Green Building Continues after the Bricks Are Stacked

8 min read

Diverting construction waste from the landfill is good for both the environment and your bottom line.

In 2003, 170,000 million tons of building-related waste was generated in the U.S. annually, 9 percent of which was construction waste, 42 percent comprised renovation waste and 49 percent was demolition debris, according to the EPA (U.S. Environmental Protection Agency)’s report, Estimating 2003 Building-Related Construction and Demolition Materials Amounts. The Agency also notes that the number of C&D (Construction and Demolition) landfills is on the decline, while tipping fees are on the rise.

According to the Agency, just 20 percent of this waste is currently being recycled. Reducing and recycling these materials, including concrete, wood, gypsum and glass, not only conserves landfill space, but also reduces the environmental impact of producing new materials and can reduce building project expenses.

“It’s also good business,” points out Phil Williams, vice president of sustainability and technical systems at San Mateo, Calif.-based Webcor Builders, which is a partner of WasteWise, an EPA program through which organizations seek to eliminate municipal and industrial wastes. The WasteWise Building Challenge encourages partners to reduce, reuse and recycle construction and demolition debris. Since 2009,Webcor minimum C&D diversion rate has been 90 percent on its projects.

“This is where sustainable cause meets with the budget bottom line in a really good way,” notes Daniel Gehman, AIA, LEED AP, principal, TCA Architects.

Construction remains down from its peak, Gehman adds, which has caused the industry to look for ways to increase productivity while spending less. “You shave dollars by saving time or reducing the amount of materials [used],” points out Gehman, ”and one of the advantages of doing it with the fewest number of pieces is that you produce less waste.”

Sticks and carrots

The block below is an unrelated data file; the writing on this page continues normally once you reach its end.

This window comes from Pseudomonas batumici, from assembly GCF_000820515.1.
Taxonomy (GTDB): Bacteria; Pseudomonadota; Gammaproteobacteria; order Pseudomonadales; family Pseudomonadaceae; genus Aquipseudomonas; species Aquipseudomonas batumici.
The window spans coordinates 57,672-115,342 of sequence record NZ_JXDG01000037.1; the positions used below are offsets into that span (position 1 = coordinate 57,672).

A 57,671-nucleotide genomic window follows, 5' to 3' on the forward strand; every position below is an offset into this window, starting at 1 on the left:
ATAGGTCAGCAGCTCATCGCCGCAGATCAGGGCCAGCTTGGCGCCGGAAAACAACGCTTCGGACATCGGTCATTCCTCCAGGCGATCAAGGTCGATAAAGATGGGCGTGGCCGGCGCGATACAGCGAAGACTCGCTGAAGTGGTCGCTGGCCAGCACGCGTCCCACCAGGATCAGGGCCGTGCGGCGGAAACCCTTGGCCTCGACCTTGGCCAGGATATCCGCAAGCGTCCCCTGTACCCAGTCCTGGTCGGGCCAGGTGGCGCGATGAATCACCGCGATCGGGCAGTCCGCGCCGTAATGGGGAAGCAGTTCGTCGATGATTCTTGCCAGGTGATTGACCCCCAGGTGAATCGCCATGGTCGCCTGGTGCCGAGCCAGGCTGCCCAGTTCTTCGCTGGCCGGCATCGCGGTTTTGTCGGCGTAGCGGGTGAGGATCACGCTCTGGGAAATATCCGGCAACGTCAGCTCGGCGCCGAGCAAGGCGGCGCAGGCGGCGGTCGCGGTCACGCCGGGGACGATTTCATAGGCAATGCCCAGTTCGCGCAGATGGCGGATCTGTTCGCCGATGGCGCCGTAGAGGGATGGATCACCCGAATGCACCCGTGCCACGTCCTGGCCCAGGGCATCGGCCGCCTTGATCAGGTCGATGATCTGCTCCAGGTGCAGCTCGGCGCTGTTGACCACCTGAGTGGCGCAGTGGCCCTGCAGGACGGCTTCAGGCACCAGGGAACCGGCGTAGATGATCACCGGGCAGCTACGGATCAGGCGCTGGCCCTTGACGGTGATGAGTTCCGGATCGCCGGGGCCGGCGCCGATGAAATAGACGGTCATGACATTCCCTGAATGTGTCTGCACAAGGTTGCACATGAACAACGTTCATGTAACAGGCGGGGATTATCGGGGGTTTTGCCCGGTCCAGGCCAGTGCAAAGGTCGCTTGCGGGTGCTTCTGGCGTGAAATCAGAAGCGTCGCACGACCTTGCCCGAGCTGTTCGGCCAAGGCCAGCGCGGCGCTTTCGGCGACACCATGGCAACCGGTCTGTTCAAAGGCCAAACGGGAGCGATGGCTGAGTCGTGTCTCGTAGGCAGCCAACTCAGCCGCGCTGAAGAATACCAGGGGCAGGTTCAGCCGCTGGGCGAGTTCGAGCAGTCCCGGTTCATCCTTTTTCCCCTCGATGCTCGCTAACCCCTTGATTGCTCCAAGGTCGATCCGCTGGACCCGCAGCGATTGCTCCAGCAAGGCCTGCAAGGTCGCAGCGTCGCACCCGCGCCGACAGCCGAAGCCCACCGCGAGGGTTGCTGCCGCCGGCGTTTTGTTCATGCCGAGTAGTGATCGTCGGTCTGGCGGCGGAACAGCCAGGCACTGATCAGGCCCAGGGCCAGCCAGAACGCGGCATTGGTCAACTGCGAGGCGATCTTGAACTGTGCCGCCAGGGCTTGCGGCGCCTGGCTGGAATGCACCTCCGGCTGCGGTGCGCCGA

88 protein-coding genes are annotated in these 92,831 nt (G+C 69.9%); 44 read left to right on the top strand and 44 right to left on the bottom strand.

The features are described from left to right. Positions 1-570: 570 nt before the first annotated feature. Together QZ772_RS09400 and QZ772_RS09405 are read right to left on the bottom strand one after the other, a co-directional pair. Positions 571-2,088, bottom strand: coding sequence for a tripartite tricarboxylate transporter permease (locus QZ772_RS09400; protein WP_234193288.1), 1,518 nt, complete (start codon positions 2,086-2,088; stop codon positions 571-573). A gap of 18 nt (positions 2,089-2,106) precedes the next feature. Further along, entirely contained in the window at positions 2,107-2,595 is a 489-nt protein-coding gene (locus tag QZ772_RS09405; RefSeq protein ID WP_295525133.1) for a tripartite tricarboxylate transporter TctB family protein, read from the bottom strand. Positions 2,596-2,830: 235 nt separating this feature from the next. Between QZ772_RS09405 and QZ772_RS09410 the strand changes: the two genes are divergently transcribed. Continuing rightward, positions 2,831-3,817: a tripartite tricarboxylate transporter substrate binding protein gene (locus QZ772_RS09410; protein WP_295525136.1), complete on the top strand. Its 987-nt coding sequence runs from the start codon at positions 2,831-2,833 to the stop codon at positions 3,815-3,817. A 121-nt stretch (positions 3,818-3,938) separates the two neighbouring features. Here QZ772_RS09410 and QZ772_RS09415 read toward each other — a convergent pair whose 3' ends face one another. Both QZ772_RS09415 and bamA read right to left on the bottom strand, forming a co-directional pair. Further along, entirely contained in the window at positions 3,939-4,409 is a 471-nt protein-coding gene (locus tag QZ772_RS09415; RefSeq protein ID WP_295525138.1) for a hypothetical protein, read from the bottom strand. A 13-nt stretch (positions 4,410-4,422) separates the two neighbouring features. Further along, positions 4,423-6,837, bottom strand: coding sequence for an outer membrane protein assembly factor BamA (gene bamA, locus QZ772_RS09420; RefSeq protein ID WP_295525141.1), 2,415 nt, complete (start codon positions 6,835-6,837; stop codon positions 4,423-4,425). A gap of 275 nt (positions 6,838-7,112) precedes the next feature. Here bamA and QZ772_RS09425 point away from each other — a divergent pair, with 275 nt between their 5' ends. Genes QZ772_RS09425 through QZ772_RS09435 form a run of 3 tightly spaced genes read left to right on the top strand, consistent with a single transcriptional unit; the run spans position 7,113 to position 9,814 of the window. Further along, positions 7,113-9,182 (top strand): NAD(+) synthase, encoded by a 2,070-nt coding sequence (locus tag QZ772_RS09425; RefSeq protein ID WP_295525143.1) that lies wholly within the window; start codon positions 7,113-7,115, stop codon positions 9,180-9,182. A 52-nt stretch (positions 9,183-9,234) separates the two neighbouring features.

“Recycling … is an attractive LEED credit and it’s an achievable one,” according to Kenneth Howe, LEED AP, a Laguna Niguel, Calif.-based construction manager who is teaching a LEED Construction Management course at UCI (University of California at Irvine) Extension.

LEED (Leadership in Energy and Environmental Design) Materials Resource Credits 2.1 and 2.2 both deal with diverting construction waste from the landfill, with the goal of recycling and/or salvaging 50 percent and 75 percent, respectively, of the construction, demolition and land-clearing waste.

Additionally, some regions—most notably, the Northeast and Northwest—are experiencing an increase in tipping fees, according to the National Institute of Building Sciences’ Whole Building Design Guide, which tends to result in construction companies looking for alternatives to their waste disposal strategies.

Some localities, such as Los Angeles, for example, incorporate conditions for the waste stream into the entitlement and approval process, often using LEED-like methods such as requiring a certain percentage of waste to be diverted from the landfill.  Los Angeles County has a C&D ordinance, which applies to projects with a value in excess of $100,000, in which all applicants for covered projects must submit a recycling and reuse plan demonstrating how they will divert at least 50 percent of all soil, rock, and gravel, and at least 50 percent of all C&D debris.